Resolved, That the conduct of Major Anderson and his little band in seizing upon Fort Sumter and defending the flag of his country in the midst of the enemies is justly comparable with that of Leonidas and his Spartan band at the straits of Thermopylae, where he kept in check the countless myriad of Asia by his fearless band of devoted patriots.
Resolved, That while we acknowledge the right of coercion to be an innate principle of every government, as the very idea of government implies the right and power to enforce its authority, yet in the troubled state of the county this power should not be exercised except with a timely forbearance, and a wise discretion, conceding ample time for all other means of conciliation and adjustment.
Resolved, That the right of a state to secede at its pleasure is a political heresy, an insult to the dignity of our government, a watchword of treason, that we scorn it and denounce it as subversive of all government, law or order, that the peace and harmony of the Union, nay, its very existence, would be made dependent upon the whim or caprice of a single State, which at any moment, could sever her relations with her sister States, disrupt the Confederacy, and plunge the while country into anarchy and confusion.
Resolved, That the Constitution of the U. States, the offspring of seven long years of anxious struggle, baptized by the blood of the fathers of the revolution, matured by the wisdom and genius of Washington, Madison, Jefferson and Franklin, is eminently adapted to secure the chief end of all government, the happiness of its people, and is infinitely superior to any government capable of being devised by those arch conspirators and architects of ruin, Touey, Tombs, Rhett and Davis.
Resolved, That whilst we persist in a firm and decided demand for our rights, we prefer battling for those rights within the Union, and deprecate the secession of Maryland as a patricidal act, an insult to the memory of our fathers, a stain upon the fair page of our history, pregnant with incalculable mischief to our people and presenting no remedy for the past, no hope for the future, but offering instead the fierce distractions and untold horrors of civil strife.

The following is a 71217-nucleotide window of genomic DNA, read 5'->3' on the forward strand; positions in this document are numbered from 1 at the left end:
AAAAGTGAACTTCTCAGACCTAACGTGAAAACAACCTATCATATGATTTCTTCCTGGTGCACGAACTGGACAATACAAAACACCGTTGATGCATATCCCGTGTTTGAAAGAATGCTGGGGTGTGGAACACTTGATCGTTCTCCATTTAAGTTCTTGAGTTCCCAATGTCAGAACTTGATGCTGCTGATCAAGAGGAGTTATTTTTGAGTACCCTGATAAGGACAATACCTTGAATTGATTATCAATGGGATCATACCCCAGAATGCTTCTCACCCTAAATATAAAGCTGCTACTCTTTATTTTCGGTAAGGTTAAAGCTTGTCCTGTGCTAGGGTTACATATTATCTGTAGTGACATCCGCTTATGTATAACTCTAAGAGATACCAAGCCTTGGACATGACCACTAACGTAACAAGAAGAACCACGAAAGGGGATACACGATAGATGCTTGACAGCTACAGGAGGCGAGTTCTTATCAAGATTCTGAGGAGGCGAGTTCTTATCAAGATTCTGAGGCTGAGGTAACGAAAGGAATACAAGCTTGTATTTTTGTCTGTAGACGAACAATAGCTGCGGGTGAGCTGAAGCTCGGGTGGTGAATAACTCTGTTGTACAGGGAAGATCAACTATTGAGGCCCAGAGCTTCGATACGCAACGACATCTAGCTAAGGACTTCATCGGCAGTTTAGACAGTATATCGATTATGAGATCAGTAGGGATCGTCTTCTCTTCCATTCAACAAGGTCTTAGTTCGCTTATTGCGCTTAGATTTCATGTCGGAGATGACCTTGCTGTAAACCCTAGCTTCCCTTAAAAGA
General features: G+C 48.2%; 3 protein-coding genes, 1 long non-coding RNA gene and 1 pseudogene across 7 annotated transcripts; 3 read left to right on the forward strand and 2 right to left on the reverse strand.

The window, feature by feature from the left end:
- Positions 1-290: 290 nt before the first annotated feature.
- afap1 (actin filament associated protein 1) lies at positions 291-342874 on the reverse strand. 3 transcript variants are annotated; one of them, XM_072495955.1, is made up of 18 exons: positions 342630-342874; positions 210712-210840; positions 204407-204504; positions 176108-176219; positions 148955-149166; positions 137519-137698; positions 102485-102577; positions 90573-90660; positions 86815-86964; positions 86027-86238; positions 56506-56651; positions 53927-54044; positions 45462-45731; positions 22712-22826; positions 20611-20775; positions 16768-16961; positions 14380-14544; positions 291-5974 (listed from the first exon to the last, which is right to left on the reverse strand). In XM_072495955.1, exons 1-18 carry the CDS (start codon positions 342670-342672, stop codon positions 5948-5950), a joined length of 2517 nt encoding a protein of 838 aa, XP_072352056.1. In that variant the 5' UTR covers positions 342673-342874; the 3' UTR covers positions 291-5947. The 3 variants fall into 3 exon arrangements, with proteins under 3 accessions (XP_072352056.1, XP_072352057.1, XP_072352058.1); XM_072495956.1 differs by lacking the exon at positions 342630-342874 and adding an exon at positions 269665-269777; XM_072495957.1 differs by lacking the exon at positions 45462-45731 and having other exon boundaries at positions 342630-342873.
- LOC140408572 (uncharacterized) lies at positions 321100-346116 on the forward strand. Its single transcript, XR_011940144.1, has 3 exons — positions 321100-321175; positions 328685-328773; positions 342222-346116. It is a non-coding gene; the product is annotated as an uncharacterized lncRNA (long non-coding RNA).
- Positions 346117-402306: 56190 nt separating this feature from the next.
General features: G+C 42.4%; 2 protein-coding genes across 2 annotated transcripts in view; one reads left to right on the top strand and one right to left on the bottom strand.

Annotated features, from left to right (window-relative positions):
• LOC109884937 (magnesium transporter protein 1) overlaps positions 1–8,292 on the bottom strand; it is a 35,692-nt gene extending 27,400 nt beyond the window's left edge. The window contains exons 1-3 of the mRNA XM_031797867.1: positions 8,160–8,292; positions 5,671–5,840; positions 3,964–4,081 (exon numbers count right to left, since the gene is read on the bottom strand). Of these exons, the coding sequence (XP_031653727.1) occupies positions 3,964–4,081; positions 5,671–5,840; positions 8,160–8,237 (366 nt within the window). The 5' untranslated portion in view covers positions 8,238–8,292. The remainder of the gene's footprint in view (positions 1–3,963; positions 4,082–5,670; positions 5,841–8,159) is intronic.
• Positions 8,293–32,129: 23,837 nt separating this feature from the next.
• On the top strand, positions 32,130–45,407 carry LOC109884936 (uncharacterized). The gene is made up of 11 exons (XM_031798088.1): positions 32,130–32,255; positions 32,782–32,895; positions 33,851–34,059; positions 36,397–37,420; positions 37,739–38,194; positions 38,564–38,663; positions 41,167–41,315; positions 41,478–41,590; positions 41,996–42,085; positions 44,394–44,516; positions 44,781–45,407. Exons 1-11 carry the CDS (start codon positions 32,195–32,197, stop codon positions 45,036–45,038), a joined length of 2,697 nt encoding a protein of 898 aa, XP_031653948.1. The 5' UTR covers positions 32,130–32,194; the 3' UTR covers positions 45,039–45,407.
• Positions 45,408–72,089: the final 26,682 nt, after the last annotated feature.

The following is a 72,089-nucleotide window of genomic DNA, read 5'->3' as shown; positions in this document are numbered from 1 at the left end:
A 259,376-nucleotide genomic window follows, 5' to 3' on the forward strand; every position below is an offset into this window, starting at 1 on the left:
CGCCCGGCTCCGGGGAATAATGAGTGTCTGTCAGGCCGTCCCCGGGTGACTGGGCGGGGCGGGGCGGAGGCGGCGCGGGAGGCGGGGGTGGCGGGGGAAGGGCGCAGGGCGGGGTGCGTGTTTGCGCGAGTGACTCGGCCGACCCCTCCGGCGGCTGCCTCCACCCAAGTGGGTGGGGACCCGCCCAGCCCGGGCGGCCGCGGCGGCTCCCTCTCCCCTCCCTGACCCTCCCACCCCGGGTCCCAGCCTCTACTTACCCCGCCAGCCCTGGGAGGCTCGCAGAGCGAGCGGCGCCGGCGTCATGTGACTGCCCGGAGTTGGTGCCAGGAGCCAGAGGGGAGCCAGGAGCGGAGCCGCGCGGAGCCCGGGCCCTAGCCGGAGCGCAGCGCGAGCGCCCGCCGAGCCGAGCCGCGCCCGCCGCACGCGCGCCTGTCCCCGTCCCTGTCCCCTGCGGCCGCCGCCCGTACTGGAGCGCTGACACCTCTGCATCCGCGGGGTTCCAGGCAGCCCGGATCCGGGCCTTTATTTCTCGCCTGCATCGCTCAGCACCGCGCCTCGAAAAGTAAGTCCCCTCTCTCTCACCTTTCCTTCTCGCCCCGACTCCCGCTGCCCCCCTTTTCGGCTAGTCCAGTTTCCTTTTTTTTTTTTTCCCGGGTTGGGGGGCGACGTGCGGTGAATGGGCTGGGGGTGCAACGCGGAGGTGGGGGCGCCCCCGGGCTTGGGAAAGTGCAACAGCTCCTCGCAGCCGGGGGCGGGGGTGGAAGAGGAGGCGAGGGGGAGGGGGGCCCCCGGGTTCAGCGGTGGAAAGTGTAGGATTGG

Resolved, That we approve of Mr. Crittenden’s Compromise as an amicable adjustment of the difficulties distracting the country, and pledge for them our support as well as our best wishes for their noble and gifted author, who has been so anxiously laboring to avert the ruin impending over this, until now, much favored land.
Resolved, That the associations of the past, the anxieties of the present, the hopes of the future, the honor of the American name, the glory of a united people, a common destiny, all impels us by every generous motive that can move the human heart, to cling to the institutions of our ancestors, to revere the Constitution, the monument, of their wisdom, to maintain the Union as their priceless legacy, to bury sectional and party prejudices, and move onward and upward to that great destiny which we bid fair to assume among the nations of the earth.